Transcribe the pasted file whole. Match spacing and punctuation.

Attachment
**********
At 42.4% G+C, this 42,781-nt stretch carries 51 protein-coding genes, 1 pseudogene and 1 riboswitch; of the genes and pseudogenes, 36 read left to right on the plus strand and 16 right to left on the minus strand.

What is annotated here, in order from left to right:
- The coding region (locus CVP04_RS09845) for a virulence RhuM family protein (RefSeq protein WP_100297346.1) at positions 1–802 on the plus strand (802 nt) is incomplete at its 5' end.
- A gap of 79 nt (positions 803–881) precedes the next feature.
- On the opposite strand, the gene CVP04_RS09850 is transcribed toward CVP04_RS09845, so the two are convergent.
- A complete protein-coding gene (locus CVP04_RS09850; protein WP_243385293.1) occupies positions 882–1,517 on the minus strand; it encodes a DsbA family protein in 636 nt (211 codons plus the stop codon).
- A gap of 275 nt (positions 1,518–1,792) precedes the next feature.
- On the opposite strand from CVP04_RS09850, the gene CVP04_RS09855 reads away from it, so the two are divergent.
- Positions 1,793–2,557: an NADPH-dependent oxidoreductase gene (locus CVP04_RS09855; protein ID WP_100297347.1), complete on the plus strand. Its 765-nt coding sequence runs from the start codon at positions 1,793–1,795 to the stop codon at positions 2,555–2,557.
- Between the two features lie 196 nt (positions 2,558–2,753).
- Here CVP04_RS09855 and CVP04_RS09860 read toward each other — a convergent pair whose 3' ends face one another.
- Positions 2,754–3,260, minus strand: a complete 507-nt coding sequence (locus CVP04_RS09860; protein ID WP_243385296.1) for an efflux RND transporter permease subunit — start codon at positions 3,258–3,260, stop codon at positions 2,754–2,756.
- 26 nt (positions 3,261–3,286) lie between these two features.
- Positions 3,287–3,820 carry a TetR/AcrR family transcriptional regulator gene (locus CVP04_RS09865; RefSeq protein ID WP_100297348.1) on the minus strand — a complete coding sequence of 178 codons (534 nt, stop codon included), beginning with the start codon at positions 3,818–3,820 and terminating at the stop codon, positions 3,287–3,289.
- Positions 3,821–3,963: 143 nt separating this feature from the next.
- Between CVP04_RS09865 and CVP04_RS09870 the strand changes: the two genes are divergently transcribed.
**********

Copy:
At 42.4% G+C, this 42,781-nt stretch carries 51 protein-coding genes, 1 pseudogene and 1 riboswitch; of the genes and pseudogenes, 36 read left to right on the plus strand and 16 right to left on the minus strand.

What is annotated here, in order from left to right:
- The coding region (locus CVP04_RS09845) for a virulence RhuM family protein (RefSeq protein WP_100297346.1) at positions 1–802 on the plus strand (802 nt) is incomplete at its 5' end.
- A gap of 79 nt (positions 803–881) precedes the next feature.
- On the opposite strand, the gene CVP04_RS09850 is transcribed toward CVP04_RS09845, so the two are convergent.
- A complete protein-coding gene (locus CVP04_RS09850; protein WP_243385293.1) occupies positions 882–1,517 on the minus strand; it encodes a DsbA family protein in 636 nt (211 codons plus the stop codon).
- A gap of 275 nt (positions 1,518–1,792) precedes the next feature.
- On the opposite strand from CVP04_RS09850, the gene CVP04_RS09855 reads away from it, so the two are divergent.
- Positions 1,793–2,557: an NADPH-dependent oxidoreductase gene (locus CVP04_RS09855; protein ID WP_100297347.1), complete on the plus strand. Its 765-nt coding sequence runs from the start codon at positions 1,793–1,795 to the stop codon at positions 2,555–2,557.
- Between the two features lie 196 nt (positions 2,558–2,753).
- Here CVP04_RS09855 and CVP04_RS09860 read toward each other — a convergent pair whose 3' ends face one another.
- Positions 2,754–3,260, minus strand: a complete 507-nt coding sequence (locus CVP04_RS09860; protein ID WP_243385296.1) for an efflux RND transporter permease subunit — start codon at positions 3,258–3,260, stop codon at positions 2,754–2,756.
- 26 nt (positions 3,261–3,286) lie between these two features.
- Positions 3,287–3,820 carry a TetR/AcrR family transcriptional regulator gene (locus CVP04_RS09865; RefSeq protein ID WP_100297348.1) on the minus strand — a complete coding sequence of 178 codons (534 nt, stop codon included), beginning with the start codon at positions 3,818–3,820 and terminating at the stop codon, positions 3,287–3,289.
- Positions 3,821–3,963: 143 nt separating this feature from the next.
- Between CVP04_RS09865 and CVP04_RS09870 the strand changes: the two genes are divergently transcribed.